Our other pick for best cheap TV has a better smart TV platform, but the 55-inch Vizio E55-E2 has the most impressive picture quality among the models we researched. HDR and full-array local dimming contribute to the best-looking screen under $500.
Excellent contrast helped by full-array local dimming.
HDR content looks especially bright and colorful on this cheap 55-inch TV.
Vizio's SmartCast interface supports Google Home voice commands and is updated more frequently than most built-in streaming platforms.
Excellent color accuracy and outstanding screen uniformity, according to reviews.
Recommended by Digital Trends.
SmartCast requires a second screen, such as a smartphone or tablet, and isn't as well liked as the Roku streaming platform.
No tuner, so there's no support for over-the-air channels.
Vizio D55-E0 Review
The Vizio D55-E0 is one of the few cheap TVs that includes full-array local dimming, although it has fewer zones than pricer models. Spending a little more to step up to our pick from the brand's E-Series also gets you a better streaming platform and HDR -- but no tuner.
55-inch screen with 4K resolution.
Full-array local dimming helps improve contrast and overall picture quality.
Supports popular streaming services including Netflix, Hulu, Vudu, Amazon, and Google Play.
Built-in tuner for over-the-air signals via antenna, a major boon for some consumers.
Vizio Internet Apps Plus streaming interface feels outdated to expert reviewers.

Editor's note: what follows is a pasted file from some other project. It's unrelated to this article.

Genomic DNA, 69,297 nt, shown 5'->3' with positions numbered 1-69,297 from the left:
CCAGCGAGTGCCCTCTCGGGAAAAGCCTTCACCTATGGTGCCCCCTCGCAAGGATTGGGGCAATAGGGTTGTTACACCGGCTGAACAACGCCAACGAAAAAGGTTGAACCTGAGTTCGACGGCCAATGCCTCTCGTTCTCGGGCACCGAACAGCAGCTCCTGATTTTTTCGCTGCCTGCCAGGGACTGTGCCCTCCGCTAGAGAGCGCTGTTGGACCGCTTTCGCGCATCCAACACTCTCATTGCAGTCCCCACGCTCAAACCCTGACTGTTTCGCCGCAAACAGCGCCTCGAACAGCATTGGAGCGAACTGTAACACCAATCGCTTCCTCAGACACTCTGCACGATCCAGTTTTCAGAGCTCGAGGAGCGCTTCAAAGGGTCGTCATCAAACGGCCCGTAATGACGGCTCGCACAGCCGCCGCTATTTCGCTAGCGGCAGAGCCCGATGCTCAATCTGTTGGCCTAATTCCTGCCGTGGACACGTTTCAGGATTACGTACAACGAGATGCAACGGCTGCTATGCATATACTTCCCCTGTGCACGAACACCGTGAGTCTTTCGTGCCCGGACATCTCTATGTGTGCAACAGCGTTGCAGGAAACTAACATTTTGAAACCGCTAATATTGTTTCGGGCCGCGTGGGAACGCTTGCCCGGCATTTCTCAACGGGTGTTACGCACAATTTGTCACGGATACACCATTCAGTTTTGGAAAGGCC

Picture quality is middling in experts' eyes; colors are sometimes undersaturated and limited in range.
Input lag, the time it takes the TV to display a signal from a source such as a video game console, is higher than average.
Samsung UN50MU6300FXZA Review
Samsung is one of the most respected TV brands, and the 50-inch MU6300 model offers lots of features at a competitive price, including 4K resolution and HDR, which amps up contrast and color for a better, more realistic image.
Supports 4K and HDR content and does a nice job upscaling 1080p content to 4K, experts say.
Reviewers admire the color accuracy and screen uniformity.
Smart Hub streaming interface offers many popular apps and supports voice commands.
Display isn't especially bright.
HDR content isn't as vibrant as expected.
Lower contrast than cheaper competing TVs.
Insignia NS-50D510NA17 Review
This cheap 50-inch TV from Best Buy's Insignia brand may not be a 4K smart TV, but at less than $300, who cares? Experts say the difference between 1080p HD and 4K is hardly noticeable on a screen this size, and buyers can add streaming capability with a device such a Roku Streaming Stick for less than $50.
Very low price for a 50-inch HDTV.
Easy to set up, buyers say.
Sharp, clear picture, according to reviews.
Simple, easy-to-use remote.
Better overall quality than expected for the price.
1080p display feels dated now that 4K resolution is available under $500.
No internet connectivity or smart TV streaming features.
Color is okay but not great, experts say.
Samsung UN55J6201AFXZA Review